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Tips on Developing a Reputation as a Credible Businessperson

No matter your field of business, your reputation is a very important attribute to maintain and to market. Becoming credible or reputable in your particular field will take hard work and discipline. With some discipline and creative marketing, you should be able to develop a powerful reputation that will bring a lot of business your way.

First and foremost, you have to be honest! Honesty in business will speak volumes about your character. If you can be trusted in and with a business transaction, word-of-mouth advertising will become your best friend. Referrals will start pouring in and making money will become second nature. If you “tell it as it is” (even if the truth is something the other parties do not want to hear) your clients, business partners, and/or customers will respect you for that.

Second, you have to know when to play “hardball.” Negotiating a contract (or any other item) can be a nasty, time consuming monster. You always want to get the best deal for your client, and this can sometimes mean that you and the other party may get into a heated debate. These can be avoided with some calming conversations, however, I can almost guarantee that this situation will happen at least once in your business career. If you represent your client to the best of your ability (whether in real estate or some other business) your client will know that you are looking out for his/her interests. The client will pay you back two fold: first, you will be paid your rate (whether commission or hourly) and second, you will receive referrals from that client.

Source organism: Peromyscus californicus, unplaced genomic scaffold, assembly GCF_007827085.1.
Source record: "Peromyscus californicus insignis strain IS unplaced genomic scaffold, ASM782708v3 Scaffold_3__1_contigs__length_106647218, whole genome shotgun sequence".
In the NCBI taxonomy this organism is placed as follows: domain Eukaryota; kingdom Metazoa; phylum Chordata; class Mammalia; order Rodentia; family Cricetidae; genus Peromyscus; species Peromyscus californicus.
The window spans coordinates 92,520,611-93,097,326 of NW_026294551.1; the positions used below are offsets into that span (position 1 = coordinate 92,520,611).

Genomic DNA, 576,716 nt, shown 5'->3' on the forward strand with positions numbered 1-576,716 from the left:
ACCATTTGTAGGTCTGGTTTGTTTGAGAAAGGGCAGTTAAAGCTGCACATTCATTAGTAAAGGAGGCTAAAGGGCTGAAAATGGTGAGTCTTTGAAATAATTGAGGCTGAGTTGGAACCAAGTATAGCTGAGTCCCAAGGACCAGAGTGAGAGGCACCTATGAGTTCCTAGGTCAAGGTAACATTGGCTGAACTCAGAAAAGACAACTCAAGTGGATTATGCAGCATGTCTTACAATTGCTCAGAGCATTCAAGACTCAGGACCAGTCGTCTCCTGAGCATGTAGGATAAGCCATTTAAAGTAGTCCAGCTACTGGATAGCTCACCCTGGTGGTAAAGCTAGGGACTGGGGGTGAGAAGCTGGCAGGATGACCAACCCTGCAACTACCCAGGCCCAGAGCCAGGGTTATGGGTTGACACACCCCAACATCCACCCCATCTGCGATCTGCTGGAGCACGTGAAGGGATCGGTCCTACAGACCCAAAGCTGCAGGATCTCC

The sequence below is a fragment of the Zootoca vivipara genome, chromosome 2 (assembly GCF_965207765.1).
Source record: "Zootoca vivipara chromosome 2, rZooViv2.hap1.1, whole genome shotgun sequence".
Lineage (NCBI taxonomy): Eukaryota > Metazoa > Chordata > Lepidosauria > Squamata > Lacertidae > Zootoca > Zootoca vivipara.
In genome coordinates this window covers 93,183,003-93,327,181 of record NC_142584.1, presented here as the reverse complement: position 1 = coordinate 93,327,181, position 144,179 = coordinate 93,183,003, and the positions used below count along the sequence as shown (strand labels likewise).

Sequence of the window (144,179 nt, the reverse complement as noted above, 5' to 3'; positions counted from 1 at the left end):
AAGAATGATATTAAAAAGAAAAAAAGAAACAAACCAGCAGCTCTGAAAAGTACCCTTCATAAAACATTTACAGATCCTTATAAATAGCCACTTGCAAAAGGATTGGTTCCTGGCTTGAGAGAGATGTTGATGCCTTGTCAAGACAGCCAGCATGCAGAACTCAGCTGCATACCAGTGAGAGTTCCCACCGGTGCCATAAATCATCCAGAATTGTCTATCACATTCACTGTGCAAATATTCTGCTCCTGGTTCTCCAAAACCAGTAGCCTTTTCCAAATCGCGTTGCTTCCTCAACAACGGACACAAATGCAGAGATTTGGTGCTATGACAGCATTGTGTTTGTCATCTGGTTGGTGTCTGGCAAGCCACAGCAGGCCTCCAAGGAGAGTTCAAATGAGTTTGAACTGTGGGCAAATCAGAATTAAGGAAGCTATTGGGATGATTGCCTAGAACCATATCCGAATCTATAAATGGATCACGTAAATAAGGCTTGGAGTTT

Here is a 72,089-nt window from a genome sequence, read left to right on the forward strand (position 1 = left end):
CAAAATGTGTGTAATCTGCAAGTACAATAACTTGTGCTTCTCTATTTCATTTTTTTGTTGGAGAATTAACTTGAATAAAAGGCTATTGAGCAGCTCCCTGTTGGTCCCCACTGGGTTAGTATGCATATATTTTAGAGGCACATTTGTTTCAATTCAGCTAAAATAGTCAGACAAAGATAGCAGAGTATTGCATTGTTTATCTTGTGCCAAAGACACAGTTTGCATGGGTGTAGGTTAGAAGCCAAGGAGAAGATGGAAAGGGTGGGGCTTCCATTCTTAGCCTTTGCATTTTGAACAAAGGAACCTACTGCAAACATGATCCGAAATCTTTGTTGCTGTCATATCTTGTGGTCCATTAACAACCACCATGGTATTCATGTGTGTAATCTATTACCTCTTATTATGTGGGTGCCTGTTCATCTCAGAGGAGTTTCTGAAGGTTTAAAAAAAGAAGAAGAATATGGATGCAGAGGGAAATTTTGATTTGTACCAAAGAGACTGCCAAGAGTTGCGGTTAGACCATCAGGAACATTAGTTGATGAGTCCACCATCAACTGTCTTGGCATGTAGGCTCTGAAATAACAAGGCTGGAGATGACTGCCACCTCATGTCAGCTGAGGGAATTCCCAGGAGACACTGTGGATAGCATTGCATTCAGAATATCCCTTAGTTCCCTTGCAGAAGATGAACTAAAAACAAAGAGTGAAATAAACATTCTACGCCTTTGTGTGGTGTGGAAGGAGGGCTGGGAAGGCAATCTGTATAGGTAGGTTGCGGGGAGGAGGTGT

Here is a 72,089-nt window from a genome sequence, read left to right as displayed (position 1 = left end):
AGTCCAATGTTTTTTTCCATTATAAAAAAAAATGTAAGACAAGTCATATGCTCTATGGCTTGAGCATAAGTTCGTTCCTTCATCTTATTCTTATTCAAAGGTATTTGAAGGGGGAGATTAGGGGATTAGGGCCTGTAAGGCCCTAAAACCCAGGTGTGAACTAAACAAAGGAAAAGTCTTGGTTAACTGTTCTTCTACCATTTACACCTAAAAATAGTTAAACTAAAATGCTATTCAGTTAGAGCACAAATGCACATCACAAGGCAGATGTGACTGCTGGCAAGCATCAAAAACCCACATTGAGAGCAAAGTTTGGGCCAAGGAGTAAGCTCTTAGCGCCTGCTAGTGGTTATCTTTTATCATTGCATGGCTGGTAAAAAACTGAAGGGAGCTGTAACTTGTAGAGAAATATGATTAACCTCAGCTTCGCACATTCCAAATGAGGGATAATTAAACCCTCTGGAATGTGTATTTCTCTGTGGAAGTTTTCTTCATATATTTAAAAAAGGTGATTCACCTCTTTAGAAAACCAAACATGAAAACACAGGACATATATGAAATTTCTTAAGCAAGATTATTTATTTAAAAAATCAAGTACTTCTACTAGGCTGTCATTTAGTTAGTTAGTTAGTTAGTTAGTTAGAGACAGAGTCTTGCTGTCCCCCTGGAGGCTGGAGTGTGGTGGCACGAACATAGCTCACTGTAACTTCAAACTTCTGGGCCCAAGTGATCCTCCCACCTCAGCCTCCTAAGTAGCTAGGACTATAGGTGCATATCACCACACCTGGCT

Third, do not nickel and dime your clients. Whether you work for commission or an hourly fee, your clients are going to scrutinize every item on their final bill. If a client disputes a legitimate, significant charge you probably should not give in to their dispute. What is legitimate and significant? That decision is yours to make. On the other hand, you do not want to argue over something small if it prevents the large from being paid. Keep things in perspective and decide where you are flexible on billing arrangements.

Last, you have to know when to cut your losses. Not every client you meet or do business with is going to be all “roses and sunshine.” You are going to meet some clients you cannot stand, are not highly intelligent, and/or never listen to a word you say, which translates into you having to constantly clean up his/her mess. Sometimes you have to tell a client “no.” They might not like you in the short term, but when they discover that your decision was in their best interest (assuming your decision was in their best interest) they will develop a greater respect for you.

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